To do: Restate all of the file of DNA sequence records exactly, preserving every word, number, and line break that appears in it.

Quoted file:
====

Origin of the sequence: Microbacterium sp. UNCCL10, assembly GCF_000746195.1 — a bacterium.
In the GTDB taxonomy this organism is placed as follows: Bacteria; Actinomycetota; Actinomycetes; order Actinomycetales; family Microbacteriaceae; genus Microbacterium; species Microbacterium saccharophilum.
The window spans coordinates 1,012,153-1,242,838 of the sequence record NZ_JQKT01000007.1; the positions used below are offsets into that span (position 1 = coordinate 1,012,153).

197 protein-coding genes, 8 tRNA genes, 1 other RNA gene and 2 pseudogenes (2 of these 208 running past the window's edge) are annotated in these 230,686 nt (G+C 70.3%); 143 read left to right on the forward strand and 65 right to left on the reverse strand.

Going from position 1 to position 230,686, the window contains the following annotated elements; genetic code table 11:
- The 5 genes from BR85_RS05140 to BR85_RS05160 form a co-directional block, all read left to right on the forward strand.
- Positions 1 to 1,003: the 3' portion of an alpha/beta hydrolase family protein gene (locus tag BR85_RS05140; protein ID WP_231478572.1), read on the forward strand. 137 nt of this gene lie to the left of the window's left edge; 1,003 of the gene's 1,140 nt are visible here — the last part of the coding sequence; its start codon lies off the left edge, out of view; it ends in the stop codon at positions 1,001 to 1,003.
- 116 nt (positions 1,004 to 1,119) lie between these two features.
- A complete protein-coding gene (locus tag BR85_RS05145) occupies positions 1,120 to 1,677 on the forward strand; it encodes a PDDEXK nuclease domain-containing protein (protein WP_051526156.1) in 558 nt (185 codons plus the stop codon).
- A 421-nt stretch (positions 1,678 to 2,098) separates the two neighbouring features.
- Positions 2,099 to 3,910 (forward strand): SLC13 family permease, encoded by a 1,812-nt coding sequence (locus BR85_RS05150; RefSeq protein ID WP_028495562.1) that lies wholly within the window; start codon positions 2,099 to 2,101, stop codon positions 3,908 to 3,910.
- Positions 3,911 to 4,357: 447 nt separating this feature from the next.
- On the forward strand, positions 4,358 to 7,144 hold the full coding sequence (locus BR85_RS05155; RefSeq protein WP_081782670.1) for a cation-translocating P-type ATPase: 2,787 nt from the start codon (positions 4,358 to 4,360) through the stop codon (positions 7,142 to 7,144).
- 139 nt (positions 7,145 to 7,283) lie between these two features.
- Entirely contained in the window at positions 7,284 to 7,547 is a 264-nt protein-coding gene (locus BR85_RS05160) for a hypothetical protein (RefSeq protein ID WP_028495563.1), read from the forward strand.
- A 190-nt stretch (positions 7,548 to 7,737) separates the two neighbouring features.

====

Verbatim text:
Origin of the sequence: Microbacterium sp. UNCCL10, assembly GCF_000746195.1 — a bacterium.
In the GTDB taxonomy this organism is placed as follows: Bacteria; Actinomycetota; Actinomycetes; order Actinomycetales; family Microbacteriaceae; genus Microbacterium; species Microbacterium saccharophilum.
The window spans coordinates 1,012,153-1,242,838 of the sequence record NZ_JQKT01000007.1; the positions used below are offsets into that span (position 1 = coordinate 1,012,153).

197 protein-coding genes, 8 tRNA genes, 1 other RNA gene and 2 pseudogenes (2 of these 208 running past the window's edge) are annotated in these 230,686 nt (G+C 70.3%); 143 read left to right on the forward strand and 65 right to left on the reverse strand.

Going from position 1 to position 230,686, the window contains the following annotated elements; genetic code table 11:
- The 5 genes from BR85_RS05140 to BR85_RS05160 form a co-directional block, all read left to right on the forward strand.
- Positions 1 to 1,003: the 3' portion of an alpha/beta hydrolase family protein gene (locus tag BR85_RS05140; protein ID WP_231478572.1), read on the forward strand. 137 nt of this gene lie to the left of the window's left edge; 1,003 of the gene's 1,140 nt are visible here — the last part of the coding sequence; its start codon lies off the left edge, out of view; it ends in the stop codon at positions 1,001 to 1,003.
- 116 nt (positions 1,004 to 1,119) lie between these two features.
- A complete protein-coding gene (locus tag BR85_RS05145) occupies positions 1,120 to 1,677 on the forward strand; it encodes a PDDEXK nuclease domain-containing protein (protein WP_051526156.1) in 558 nt (185 codons plus the stop codon).
- A 421-nt stretch (positions 1,678 to 2,098) separates the two neighbouring features.
- Positions 2,099 to 3,910 (forward strand): SLC13 family permease, encoded by a 1,812-nt coding sequence (locus BR85_RS05150; RefSeq protein ID WP_028495562.1) that lies wholly within the window; start codon positions 2,099 to 2,101, stop codon positions 3,908 to 3,910.
- Positions 3,911 to 4,357: 447 nt separating this feature from the next.
- On the forward strand, positions 4,358 to 7,144 hold the full coding sequence (locus BR85_RS05155; RefSeq protein WP_081782670.1) for a cation-translocating P-type ATPase: 2,787 nt from the start codon (positions 4,358 to 4,360) through the stop codon (positions 7,142 to 7,144).
- 139 nt (positions 7,145 to 7,283) lie between these two features.
- Entirely contained in the window at positions 7,284 to 7,547 is a 264-nt protein-coding gene (locus BR85_RS05160) for a hypothetical protein (RefSeq protein ID WP_028495563.1), read from the forward strand.
- A 190-nt stretch (positions 7,548 to 7,737) separates the two neighbouring features.